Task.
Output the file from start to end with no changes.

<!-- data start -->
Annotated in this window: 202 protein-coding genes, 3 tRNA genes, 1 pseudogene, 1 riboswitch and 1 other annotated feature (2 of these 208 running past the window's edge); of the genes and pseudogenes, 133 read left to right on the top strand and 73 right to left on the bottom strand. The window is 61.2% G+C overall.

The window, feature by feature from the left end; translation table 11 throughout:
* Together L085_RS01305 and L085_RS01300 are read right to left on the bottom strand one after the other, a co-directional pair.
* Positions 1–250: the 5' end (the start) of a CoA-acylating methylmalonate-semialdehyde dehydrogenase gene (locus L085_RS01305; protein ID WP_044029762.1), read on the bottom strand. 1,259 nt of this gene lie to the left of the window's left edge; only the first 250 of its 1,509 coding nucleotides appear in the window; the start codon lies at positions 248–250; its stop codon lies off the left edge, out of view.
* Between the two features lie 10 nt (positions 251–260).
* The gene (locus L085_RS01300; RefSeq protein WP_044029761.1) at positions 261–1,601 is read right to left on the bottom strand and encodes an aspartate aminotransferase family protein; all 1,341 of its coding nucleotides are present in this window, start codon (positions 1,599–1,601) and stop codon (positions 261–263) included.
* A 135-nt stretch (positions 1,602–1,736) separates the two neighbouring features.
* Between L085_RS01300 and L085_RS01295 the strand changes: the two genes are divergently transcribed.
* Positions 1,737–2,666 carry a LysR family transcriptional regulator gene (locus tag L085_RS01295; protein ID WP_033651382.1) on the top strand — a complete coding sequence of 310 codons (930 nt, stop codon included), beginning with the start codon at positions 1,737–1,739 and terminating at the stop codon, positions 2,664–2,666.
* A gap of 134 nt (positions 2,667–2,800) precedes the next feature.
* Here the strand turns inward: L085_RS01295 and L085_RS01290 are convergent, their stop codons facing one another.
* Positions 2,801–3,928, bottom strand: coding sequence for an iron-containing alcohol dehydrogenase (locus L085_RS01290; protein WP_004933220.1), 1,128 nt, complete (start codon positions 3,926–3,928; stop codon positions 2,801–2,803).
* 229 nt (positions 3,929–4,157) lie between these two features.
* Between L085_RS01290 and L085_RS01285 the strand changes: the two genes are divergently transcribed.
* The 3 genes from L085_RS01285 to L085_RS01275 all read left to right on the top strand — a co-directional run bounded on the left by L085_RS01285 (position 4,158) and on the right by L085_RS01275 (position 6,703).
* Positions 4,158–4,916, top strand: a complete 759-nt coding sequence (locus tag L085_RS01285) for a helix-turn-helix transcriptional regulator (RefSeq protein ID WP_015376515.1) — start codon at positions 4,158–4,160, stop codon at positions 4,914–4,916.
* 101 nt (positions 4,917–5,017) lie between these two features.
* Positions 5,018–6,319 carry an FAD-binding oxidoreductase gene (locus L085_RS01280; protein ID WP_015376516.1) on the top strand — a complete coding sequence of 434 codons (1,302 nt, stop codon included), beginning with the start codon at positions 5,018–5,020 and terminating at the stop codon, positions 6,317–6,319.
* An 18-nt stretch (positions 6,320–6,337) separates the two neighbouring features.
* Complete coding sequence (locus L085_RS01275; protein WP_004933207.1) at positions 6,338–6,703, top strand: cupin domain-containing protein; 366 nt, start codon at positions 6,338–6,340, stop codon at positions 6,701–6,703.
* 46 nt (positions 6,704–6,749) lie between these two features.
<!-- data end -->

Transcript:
Annotated in this window: 202 protein-coding genes, 3 tRNA genes, 1 pseudogene, 1 riboswitch and 1 other annotated feature (2 of these 208 running past the window's edge); of the genes and pseudogenes, 133 read left to right on the top strand and 73 right to left on the bottom strand. The window is 61.2% G+C overall.

The window, feature by feature from the left end; translation table 11 throughout:
* Together L085_RS01305 and L085_RS01300 are read right to left on the bottom strand one after the other, a co-directional pair.
* Positions 1–250: the 5' end (the start) of a CoA-acylating methylmalonate-semialdehyde dehydrogenase gene (locus L085_RS01305; protein ID WP_044029762.1), read on the bottom strand. 1,259 nt of this gene lie to the left of the window's left edge; only the first 250 of its 1,509 coding nucleotides appear in the window; the start codon lies at positions 248–250; its stop codon lies off the left edge, out of view.
* Between the two features lie 10 nt (positions 251–260).
* The gene (locus L085_RS01300; RefSeq protein WP_044029761.1) at positions 261–1,601 is read right to left on the bottom strand and encodes an aspartate aminotransferase family protein; all 1,341 of its coding nucleotides are present in this window, start codon (positions 1,599–1,601) and stop codon (positions 261–263) included.
* A 135-nt stretch (positions 1,602–1,736) separates the two neighbouring features.
* Between L085_RS01300 and L085_RS01295 the strand changes: the two genes are divergently transcribed.
* Positions 1,737–2,666 carry a LysR family transcriptional regulator gene (locus tag L085_RS01295; protein ID WP_033651382.1) on the top strand — a complete coding sequence of 310 codons (930 nt, stop codon included), beginning with the start codon at positions 1,737–1,739 and terminating at the stop codon, positions 2,664–2,666.
* A gap of 134 nt (positions 2,667–2,800) precedes the next feature.
* Here the strand turns inward: L085_RS01295 and L085_RS01290 are convergent, their stop codons facing one another.
* Positions 2,801–3,928, bottom strand: coding sequence for an iron-containing alcohol dehydrogenase (locus L085_RS01290; protein WP_004933220.1), 1,128 nt, complete (start codon positions 3,926–3,928; stop codon positions 2,801–2,803).
* 229 nt (positions 3,929–4,157) lie between these two features.
* Between L085_RS01290 and L085_RS01285 the strand changes: the two genes are divergently transcribed.
* The 3 genes from L085_RS01285 to L085_RS01275 all read left to right on the top strand — a co-directional run bounded on the left by L085_RS01285 (position 4,158) and on the right by L085_RS01275 (position 6,703).
* Positions 4,158–4,916, top strand: a complete 759-nt coding sequence (locus tag L085_RS01285) for a helix-turn-helix transcriptional regulator (RefSeq protein ID WP_015376515.1) — start codon at positions 4,158–4,160, stop codon at positions 4,914–4,916.
* 101 nt (positions 4,917–5,017) lie between these two features.
* Positions 5,018–6,319 carry an FAD-binding oxidoreductase gene (locus L085_RS01280; protein ID WP_015376516.1) on the top strand — a complete coding sequence of 434 codons (1,302 nt, stop codon included), beginning with the start codon at positions 5,018–5,020 and terminating at the stop codon, positions 6,317–6,319.
* An 18-nt stretch (positions 6,320–6,337) separates the two neighbouring features.
* Complete coding sequence (locus L085_RS01275; protein WP_004933207.1) at positions 6,338–6,703, top strand: cupin domain-containing protein; 366 nt, start codon at positions 6,338–6,340, stop codon at positions 6,701–6,703.
* 46 nt (positions 6,704–6,749) lie between these two features.